Jeb Bush on One Florida

Former Gov. Jeb Bush looks back on his controversial One Florida policy and sees success.

Published March 18, 2007

Former Gov. Jeb Bush's 1999 decision to do away with affirmative action in college admissions and some state contracts was one of his most controversial. The policy, One Florida, changed the means to obtaining diversity in government for the first time in decades.

Seven years later, as a new governor takes office, the results are mixed. While Florida now contracts with far more minority vendors and enrolls 51 percent more Hispanic college students, black student enrollment hasn't kept pace with overall growth. Black students now make up 13.8 percent of the student body instead of 14.4 percent in 1999.

Both Bush and Gov. Charlie Crist answered questions recently from Times reporter Joni James. Bush responded by e-mail. Crist was interviewed in person.

What do you think One Florida's record shows?

The results show success.

From 1999 to 2006, minority enrollment in state universities increased by 44 percent. African-American enrollment increased from 33,011 to 39,528, and Hispanic enrollment increased from 32,776 to 48,821.

These results didn't just happen. Florida did more than just eliminate race-based admissions. One Florida replaced a system of different standards for different ethnic and racial groups with a comprehensive approach to ensure students are prepared to enter and succeed in college. The results are that we have more minority Florida students college-bound, while California and Texas have seen dramatic declines.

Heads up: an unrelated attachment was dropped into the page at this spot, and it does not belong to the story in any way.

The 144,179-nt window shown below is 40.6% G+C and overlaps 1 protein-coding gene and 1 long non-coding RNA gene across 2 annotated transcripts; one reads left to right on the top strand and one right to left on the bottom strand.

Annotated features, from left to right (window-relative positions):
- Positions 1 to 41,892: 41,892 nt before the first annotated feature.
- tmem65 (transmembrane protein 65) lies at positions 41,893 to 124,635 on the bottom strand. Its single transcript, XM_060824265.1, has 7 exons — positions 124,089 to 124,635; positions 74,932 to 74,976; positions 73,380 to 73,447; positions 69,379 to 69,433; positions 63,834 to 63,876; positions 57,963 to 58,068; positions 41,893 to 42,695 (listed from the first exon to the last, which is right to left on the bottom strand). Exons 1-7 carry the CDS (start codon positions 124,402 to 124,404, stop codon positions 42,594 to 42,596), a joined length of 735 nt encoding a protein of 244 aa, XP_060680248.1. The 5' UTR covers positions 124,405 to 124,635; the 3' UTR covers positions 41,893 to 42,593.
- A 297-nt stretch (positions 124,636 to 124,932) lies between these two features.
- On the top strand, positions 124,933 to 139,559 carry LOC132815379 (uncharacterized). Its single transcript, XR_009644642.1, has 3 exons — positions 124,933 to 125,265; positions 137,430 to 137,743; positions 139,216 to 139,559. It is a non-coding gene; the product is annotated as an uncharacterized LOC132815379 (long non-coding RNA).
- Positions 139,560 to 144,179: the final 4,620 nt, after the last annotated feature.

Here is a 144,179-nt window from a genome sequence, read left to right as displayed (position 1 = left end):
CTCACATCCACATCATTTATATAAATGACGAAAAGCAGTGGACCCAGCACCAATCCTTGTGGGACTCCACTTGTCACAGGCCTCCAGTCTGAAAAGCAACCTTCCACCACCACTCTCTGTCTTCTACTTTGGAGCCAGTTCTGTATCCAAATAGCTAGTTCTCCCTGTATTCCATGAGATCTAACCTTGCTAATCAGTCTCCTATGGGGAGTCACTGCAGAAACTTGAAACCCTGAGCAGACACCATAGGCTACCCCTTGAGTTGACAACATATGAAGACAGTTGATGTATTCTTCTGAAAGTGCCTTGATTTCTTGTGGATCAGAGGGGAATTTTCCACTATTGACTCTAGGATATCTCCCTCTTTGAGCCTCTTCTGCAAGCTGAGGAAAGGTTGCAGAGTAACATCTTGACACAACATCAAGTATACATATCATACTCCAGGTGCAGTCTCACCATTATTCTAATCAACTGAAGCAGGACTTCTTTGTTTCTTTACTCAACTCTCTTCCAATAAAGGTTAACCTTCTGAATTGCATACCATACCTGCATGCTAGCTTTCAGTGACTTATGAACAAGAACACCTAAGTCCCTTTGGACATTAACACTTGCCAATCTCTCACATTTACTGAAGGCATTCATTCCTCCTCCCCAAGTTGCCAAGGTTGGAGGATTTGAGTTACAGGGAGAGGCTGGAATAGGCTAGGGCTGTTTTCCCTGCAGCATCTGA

One Florida created the "Talented 20" Program, which guaranteed admission to a state university to the top 20 percent of students from each public high school.

In 2001, we created the Florida Partnership with the College Board to get more students, especially minorities, interested and prepared to succeed in college. During my eight years, we increased funding for need-based financial assistance from about $40-million to nearly $117-million. In 2006, we added an additional source of funding through the First Generation Matching Grant Program, which helps families pay tuition for students who are first in their family to attend college, many of whom are minorities.

Our record also shows there are no silver bullets. Cultural change doesn't happen by itself. It is a process. You need to continually challenge the status quo and implement new reforms.

What lessons do you think One Florida or your administration's record on diversity holds for private-sector corporate culture, good and bad?

Diversity is good business and good for business. From 1999, government increased spending with certified minority businesses nearly 300 percent, from $263-million to $761-million. Spending by Governor's agencies increased more than 400 percent, from $150-million to $621-million.

Surrounding yourself with diverse people makes you a stronger leader. Diversity, particularly in leadership roles, strengthened my administration.

Cultural change requires bold reform, and bold reform requires courage and stamina. You need to make a commitment and stick with it through good times and bad.

Any regrets about One Florida? Anything you would have done differently in hindsight or wish you could have addressed?

Communication, communication, communication. We were changing the culture. Too often in the public dialogue about race issues, people are judged on what they say rather than what they do. Accusations of doom create fear, and fear is a major obstacle to change - even if it is for the better. It takes an awful lot of hard work, persistence and constant communication to overcome that fear and mistrust.